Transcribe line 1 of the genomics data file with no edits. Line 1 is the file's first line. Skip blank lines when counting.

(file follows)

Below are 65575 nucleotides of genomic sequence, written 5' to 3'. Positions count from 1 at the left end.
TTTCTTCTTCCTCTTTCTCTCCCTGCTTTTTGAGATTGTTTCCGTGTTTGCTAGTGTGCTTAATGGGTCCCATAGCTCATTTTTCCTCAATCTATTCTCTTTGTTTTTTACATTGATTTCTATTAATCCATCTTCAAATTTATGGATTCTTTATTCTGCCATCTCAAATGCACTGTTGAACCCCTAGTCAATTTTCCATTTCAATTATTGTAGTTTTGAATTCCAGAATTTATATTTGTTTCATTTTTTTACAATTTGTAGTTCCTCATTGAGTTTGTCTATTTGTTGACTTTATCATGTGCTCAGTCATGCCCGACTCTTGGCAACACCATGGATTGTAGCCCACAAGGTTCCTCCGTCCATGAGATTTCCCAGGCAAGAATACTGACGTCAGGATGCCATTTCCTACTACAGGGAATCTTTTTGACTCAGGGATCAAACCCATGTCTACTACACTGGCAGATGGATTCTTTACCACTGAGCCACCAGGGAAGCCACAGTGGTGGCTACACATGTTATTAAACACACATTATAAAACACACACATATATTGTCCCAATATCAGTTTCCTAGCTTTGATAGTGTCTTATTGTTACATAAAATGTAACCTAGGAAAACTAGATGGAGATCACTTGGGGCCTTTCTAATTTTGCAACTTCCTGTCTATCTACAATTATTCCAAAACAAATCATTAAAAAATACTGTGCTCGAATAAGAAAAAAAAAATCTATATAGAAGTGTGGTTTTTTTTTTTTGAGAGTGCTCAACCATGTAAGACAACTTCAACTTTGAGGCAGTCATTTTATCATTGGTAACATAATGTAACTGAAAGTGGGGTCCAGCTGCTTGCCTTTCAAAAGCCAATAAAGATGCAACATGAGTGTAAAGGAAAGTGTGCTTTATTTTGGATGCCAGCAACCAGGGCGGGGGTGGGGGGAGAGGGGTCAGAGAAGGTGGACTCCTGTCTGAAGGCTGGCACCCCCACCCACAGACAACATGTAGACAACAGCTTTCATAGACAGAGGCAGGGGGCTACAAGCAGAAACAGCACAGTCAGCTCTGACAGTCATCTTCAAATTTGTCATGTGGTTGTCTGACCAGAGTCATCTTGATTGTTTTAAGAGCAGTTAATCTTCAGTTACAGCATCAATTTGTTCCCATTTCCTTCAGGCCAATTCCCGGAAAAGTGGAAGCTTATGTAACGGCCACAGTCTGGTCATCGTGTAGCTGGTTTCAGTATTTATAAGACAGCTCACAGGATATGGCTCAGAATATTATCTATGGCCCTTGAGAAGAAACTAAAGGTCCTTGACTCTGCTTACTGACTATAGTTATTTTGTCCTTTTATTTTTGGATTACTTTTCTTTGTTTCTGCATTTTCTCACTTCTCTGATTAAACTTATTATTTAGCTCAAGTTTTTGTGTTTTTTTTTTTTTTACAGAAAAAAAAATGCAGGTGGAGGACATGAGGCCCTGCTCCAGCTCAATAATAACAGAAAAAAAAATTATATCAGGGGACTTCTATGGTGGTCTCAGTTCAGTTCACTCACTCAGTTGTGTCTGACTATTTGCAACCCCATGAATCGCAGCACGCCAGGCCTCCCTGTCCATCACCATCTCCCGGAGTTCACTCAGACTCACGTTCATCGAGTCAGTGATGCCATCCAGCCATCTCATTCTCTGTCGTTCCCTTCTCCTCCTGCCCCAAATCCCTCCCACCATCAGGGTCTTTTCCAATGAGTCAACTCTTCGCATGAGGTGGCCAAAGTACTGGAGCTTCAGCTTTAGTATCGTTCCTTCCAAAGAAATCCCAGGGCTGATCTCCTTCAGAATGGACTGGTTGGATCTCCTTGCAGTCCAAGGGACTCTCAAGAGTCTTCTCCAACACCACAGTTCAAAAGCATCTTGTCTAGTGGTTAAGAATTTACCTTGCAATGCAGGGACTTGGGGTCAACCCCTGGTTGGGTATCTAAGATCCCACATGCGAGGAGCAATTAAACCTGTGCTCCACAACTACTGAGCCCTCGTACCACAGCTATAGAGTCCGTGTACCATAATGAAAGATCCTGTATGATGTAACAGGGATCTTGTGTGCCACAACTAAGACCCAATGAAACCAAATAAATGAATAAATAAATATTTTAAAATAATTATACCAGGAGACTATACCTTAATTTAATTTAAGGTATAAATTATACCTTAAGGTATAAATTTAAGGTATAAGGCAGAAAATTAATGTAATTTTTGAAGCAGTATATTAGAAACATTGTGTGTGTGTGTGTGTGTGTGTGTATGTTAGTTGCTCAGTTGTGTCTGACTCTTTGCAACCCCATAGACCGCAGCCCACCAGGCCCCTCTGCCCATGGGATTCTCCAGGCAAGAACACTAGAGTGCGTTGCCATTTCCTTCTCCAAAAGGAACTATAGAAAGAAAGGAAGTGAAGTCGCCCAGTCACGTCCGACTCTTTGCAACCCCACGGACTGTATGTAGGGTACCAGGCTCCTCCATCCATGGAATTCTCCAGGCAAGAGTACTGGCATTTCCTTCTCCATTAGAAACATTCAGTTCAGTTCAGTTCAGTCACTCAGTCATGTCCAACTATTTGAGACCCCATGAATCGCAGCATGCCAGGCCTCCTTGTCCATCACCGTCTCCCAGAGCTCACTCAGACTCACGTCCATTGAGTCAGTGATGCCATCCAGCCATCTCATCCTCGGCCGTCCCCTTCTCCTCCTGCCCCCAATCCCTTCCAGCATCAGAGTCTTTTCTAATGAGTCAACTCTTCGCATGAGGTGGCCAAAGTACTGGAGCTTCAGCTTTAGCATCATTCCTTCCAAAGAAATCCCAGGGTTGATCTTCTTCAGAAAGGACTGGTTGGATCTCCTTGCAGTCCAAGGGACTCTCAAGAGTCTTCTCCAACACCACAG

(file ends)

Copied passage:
Below are 65575 nucleotides of genomic sequence, written 5' to 3'. Positions count from 1 at the left end.